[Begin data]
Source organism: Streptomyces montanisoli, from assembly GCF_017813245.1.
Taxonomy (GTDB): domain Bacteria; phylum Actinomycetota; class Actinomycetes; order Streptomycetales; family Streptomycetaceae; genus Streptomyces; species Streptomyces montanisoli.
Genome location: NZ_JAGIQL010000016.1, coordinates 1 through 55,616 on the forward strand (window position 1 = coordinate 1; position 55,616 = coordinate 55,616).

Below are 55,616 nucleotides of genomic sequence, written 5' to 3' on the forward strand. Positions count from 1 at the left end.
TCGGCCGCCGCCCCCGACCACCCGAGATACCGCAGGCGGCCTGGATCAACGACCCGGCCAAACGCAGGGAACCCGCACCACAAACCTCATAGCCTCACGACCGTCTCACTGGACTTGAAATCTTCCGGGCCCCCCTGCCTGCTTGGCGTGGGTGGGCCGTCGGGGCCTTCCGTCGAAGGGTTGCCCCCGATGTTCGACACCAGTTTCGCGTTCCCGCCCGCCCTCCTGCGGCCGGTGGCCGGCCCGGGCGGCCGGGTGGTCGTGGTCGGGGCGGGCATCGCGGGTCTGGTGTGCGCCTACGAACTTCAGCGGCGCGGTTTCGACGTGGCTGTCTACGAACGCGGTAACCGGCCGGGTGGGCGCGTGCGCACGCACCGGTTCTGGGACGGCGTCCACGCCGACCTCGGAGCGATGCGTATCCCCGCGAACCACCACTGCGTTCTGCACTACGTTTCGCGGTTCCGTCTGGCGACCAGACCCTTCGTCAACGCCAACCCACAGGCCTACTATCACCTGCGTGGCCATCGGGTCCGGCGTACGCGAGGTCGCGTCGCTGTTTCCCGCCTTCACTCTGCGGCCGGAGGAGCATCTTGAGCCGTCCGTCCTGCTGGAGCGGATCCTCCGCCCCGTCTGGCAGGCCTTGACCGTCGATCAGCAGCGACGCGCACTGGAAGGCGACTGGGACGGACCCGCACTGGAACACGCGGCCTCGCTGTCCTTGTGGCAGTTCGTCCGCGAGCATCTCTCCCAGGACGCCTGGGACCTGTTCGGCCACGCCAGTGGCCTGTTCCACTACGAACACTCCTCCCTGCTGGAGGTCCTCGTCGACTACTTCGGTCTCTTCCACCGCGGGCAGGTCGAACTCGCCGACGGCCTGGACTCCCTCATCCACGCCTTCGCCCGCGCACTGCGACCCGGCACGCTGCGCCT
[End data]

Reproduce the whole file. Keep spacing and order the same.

Source organism: Streptomyces montanisoli, from assembly GCF_017813245.1.
Taxonomy (GTDB): domain Bacteria; phylum Actinomycetota; class Actinomycetes; order Streptomycetales; family Streptomycetaceae; genus Streptomyces; species Streptomyces montanisoli.
Genome location: NZ_JAGIQL010000016.1, coordinates 1 through 55,616 on the forward strand (window position 1 = coordinate 1; position 55,616 = coordinate 55,616).

Below are 55,616 nucleotides of genomic sequence, written 5' to 3' on the forward strand. Positions count from 1 at the left end.
TCGGCCGCCGCCCCCGACCACCCGAGATACCGCAGGCGGCCTGGATCAACGACCCGGCCAAACGCAGGGAACCCGCACCACAAACCTCATAGCCTCACGACCGTCTCACTGGACTTGAAATCTTCCGGGCCCCCCTGCCTGCTTGGCGTGGGTGGGCCGTCGGGGCCTTCCGTCGAAGGGTTGCCCCCGATGTTCGACACCAGTTTCGCGTTCCCGCCCGCCCTCCTGCGGCCGGTGGCCGGCCCGGGCGGCCGGGTGGTCGTGGTCGGGGCGGGCATCGCGGGTCTGGTGTGCGCCTACGAACTTCAGCGGCGCGGTTTCGACGTGGCTGTCTACGAACGCGGTAACCGGCCGGGTGGGCGCGTGCGCACGCACCGGTTCTGGGACGGCGTCCACGCCGACCTCGGAGCGATGCGTATCCCCGCGAACCACCACTGCGTTCTGCACTACGTTTCGCGGTTCCGTCTGGCGACCAGACCCTTCGTCAACGCCAACCCACAGGCCTACTATCACCTGCGTGGCCATCGGGTCCGGCGTACGCGAGGTCGCGTCGCTGTTTCCCGCCTTCACTCTGCGGCCGGAGGAGCATCTTGAGCCGTCCGTCCTGCTGGAGCGGATCCTCCGCCCCGTCTGGCAGGCCTTGACCGTCGATCAGCAGCGACGCGCACTGGAAGGCGACTGGGACGGACCCGCACTGGAACACGCGGCCTCGCTGTCCTTGTGGCAGTTCGTCCGCGAGCATCTCTCCCAGGACGCCTGGGACCTGTTCGGCCACGCCAGTGGCCTGTTCCACTACGAACACTCCTCCCTGCTGGAGGTCCTCGTCGACTACTTCGGTCTCTTCCACCGCGGGCAGGTCGAACTCGCCGACGGCCTGGACTCCCTCATCCACGCCTTCGCCCGCGCACTGCGACCCGGCACGCTGCGCCT